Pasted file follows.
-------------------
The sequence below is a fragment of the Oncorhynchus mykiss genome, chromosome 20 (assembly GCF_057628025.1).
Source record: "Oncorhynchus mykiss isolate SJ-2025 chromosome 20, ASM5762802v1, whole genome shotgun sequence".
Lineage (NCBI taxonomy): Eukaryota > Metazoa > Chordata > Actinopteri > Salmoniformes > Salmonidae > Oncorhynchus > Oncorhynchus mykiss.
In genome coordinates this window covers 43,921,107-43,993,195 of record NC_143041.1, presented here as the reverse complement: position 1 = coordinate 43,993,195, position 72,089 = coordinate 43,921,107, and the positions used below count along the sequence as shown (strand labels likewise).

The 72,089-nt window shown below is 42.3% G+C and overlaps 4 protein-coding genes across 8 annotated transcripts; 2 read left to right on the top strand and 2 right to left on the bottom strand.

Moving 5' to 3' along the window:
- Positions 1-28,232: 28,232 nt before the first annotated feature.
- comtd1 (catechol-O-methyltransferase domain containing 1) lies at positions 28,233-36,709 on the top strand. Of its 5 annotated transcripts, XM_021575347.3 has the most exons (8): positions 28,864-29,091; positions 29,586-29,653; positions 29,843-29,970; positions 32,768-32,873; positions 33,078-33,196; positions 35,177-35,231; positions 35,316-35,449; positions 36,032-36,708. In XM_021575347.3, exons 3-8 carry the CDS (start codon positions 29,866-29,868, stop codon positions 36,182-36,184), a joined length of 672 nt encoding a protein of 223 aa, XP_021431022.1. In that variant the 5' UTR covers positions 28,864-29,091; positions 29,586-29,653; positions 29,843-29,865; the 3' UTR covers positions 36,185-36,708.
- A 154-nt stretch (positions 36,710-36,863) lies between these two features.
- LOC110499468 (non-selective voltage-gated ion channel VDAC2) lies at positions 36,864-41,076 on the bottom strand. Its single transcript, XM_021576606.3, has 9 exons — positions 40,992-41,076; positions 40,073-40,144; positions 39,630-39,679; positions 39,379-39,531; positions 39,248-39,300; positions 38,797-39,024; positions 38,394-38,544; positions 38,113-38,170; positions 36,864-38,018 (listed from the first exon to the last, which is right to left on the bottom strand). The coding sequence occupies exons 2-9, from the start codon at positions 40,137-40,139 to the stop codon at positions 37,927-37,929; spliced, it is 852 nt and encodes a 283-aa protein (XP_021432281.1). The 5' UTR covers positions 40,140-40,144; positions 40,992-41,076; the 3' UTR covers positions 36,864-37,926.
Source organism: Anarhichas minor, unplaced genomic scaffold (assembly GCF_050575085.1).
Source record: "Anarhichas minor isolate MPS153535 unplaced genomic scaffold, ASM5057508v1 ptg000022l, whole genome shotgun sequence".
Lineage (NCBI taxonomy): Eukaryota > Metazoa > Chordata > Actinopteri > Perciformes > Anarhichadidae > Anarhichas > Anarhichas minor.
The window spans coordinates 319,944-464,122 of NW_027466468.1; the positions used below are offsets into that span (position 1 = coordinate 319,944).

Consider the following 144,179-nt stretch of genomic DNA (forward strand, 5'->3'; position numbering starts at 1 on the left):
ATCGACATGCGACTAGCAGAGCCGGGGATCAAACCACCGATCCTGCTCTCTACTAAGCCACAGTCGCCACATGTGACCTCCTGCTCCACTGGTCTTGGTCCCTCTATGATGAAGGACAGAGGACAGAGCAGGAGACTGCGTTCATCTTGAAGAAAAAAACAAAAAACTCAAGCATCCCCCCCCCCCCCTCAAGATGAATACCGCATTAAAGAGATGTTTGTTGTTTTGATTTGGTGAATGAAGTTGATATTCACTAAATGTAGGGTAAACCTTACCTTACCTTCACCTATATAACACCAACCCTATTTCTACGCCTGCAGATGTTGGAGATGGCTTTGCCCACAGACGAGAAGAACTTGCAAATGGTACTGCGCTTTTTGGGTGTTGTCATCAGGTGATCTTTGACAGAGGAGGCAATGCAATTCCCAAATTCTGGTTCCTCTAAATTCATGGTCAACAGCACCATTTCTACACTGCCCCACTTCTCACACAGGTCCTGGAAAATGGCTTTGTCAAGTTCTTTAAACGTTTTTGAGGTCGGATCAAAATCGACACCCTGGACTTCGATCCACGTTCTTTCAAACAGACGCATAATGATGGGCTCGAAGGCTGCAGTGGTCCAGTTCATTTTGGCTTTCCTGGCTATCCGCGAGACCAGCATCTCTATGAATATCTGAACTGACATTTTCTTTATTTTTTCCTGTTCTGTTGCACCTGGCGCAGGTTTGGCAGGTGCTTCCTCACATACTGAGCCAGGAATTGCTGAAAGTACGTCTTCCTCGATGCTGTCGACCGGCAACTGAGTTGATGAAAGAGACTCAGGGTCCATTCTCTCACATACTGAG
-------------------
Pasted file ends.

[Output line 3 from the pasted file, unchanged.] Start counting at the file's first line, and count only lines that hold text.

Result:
Lineage (NCBI taxonomy): Eukaryota > Metazoa > Chordata > Actinopteri > Salmoniformes > Salmonidae > Oncorhynchus > Oncorhynchus mykiss.